Notwithstanding these developments, there are continuing needs for organic EL device components, such as light-emitting materials, sometimes referred to as dopants, that will provide high luminance efficiencies combined with high color purity and long lifetimes. In particular, there is a need to be able to adjust the emission wavelength of the light-emitting material for various applications. For example, in addition to the need for blue, green, and red light-emitting materials there is a need for blue-green, yellow and orange light-emitting materials in order to formulate white-light emitting electroluminescent devices. For example, a device can emit white light by emitting a combination of colors, such as blue-green light and red light or a combination of blue light and yellow light.

The preferred spectrum and precise color of a white EL device will depend on the application for which it is intended. For example, if a particular application requires light that is to be perceived as white without subsequent processing that alters the color perceived by a viewer, it is desirable that the light emitted by the EL device have 1931 Commission International d'Eclairage (CIE) chromaticity coordinates, (CIEx, CIEy), of about (0.33, 0.33). For other applications, particularly applications in which the light emitted by the EL device is subjected to further processing that alters its perceived color, it can be satisfactory or even desirable for the light that is emitted by the EL device to be off-white, for example bluish white, greenish white, yellowish white, or reddish white.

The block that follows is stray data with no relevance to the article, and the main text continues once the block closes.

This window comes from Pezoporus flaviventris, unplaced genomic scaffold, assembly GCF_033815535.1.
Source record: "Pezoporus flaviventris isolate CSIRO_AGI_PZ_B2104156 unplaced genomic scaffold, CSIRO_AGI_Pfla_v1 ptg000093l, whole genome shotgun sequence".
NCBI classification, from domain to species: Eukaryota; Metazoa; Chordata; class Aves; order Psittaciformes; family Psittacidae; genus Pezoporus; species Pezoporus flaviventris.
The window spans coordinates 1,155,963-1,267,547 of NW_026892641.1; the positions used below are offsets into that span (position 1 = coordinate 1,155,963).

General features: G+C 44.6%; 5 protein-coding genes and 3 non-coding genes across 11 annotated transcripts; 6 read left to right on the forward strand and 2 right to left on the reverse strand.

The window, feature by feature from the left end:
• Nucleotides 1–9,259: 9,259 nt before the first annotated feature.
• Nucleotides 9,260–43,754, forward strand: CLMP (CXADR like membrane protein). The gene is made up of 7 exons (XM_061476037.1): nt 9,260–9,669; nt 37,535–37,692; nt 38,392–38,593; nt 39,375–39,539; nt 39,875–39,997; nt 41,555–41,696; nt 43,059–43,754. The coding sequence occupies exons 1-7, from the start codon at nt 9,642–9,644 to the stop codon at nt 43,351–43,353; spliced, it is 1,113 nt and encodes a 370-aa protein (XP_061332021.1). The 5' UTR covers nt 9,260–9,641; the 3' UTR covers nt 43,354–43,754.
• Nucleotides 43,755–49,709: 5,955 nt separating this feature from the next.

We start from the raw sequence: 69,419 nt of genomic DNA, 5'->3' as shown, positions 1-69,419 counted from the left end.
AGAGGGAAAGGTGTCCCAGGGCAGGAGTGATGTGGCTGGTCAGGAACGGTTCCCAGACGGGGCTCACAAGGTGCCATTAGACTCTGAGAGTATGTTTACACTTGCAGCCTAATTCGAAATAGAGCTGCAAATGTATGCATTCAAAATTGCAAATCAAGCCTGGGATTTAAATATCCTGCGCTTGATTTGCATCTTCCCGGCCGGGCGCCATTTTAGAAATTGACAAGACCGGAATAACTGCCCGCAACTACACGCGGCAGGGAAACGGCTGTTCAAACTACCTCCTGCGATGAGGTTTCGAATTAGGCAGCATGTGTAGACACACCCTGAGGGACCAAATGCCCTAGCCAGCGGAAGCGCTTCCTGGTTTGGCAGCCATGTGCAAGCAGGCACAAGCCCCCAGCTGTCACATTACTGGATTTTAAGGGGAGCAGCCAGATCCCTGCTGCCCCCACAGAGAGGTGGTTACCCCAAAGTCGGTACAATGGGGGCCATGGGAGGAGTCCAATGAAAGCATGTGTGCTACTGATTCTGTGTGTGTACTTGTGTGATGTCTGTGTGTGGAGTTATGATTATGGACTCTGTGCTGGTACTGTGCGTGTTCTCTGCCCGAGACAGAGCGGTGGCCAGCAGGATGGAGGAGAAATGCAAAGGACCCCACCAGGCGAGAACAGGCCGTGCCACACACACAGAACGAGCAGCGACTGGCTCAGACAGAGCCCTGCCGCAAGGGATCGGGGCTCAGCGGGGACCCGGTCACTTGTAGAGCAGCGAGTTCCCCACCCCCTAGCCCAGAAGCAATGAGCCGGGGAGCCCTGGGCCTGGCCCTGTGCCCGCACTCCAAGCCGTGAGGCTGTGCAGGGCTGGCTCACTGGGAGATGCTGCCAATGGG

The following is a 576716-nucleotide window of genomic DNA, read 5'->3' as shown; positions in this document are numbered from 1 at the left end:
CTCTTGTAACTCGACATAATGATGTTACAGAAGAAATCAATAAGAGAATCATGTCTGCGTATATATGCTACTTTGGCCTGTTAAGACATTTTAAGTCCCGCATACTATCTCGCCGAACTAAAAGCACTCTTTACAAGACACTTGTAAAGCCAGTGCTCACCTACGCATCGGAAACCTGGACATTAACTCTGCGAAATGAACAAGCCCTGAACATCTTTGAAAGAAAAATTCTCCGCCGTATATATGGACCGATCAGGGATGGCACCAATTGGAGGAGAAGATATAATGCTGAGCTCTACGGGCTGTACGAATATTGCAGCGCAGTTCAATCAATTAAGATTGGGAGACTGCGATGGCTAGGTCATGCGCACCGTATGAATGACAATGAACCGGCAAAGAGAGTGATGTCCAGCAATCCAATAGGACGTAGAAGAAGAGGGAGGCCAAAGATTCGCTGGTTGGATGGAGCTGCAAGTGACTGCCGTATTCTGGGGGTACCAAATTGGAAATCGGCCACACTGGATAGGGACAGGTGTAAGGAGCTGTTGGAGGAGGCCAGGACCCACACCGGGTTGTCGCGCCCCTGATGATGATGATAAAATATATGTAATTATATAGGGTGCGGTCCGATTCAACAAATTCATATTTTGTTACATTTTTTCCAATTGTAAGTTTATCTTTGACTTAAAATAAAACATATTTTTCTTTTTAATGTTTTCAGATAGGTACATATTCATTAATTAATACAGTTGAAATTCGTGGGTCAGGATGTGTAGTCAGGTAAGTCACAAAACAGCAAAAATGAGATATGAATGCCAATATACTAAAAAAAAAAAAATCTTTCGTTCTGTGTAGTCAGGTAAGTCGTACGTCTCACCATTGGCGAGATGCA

White EL devices can be used with color filters in full-color display devices. They can also be used with color filters in other multicolor or functional-color display devices. White EL devices for use in such display devices are easy to manufacture, and they produce reliable white light in each pixel of the displays. Although the OLEDs are referred to as white, they can appear white or off-white, for this application, the CIE coordinates of the light emitted by the OLED are less important than the requirement that the spectral components passed by each of the color filters be present with sufficient intensity in that light. Thus there is a need for new materials that provide high luminance intensity for use in white OLED devices.

A useful class of electron-transporting materials is that derived from metal chelated oxinoid compounds including chelates of oxine itself, also commonly referred to as 8-quinolinol or 8-hydroxyquinoline. Tris(8-quinolinolato)aluminum (III), also known as Alq or Alq3, and other metal and non-metal oxine chelates are well known in the art as electron-transporting materials.

Tang et al., in U.S. Pat. No. 4,769,292 and VanSlyke et al., in U.S. Pat. No. 4,539,507 lower the drive voltage of the EL devices by teaching the use of Alq as an electron transport material in the luminescent layer or luminescent zone.

Baldo et al., in U.S. Pat. No. 6,097,147 and Hung et al., in U.S. Pat. No. 6,172,459 teach the use of an organic electron-transporting layer adjacent to the cathode so that when electrons are injected from the cathode into the electron-transporting layer, the electrons traverse both the electron-transporting layer and the light-emitting layer.

The use of a mixed layer of a hole-transporting material and an electron-transporting material in the light-emitting layer is well known. For example, see US 2004/0229081; U.S. Pat. No. 6,759,146, U.S. Pat. No. 6,759,146; U.S. Pat. No. 6,753,098; and U.S. Pat. No. 6,713,192 and references cited therein. Kwong and co-workers, US 2002/0074935, describe a mixed layer comprising an organic small molecule hole-transporting material, an organic small molecule electron-transporting material and a phosphorescent dopant.

Tamano et al., in U.S. Pat. No. 6,150,042 teaches use of hole-injecting materials in an organic EL device. Examples of electron-transporting materials useful in the device are given and included therein are mixtures of electron-transporting materials.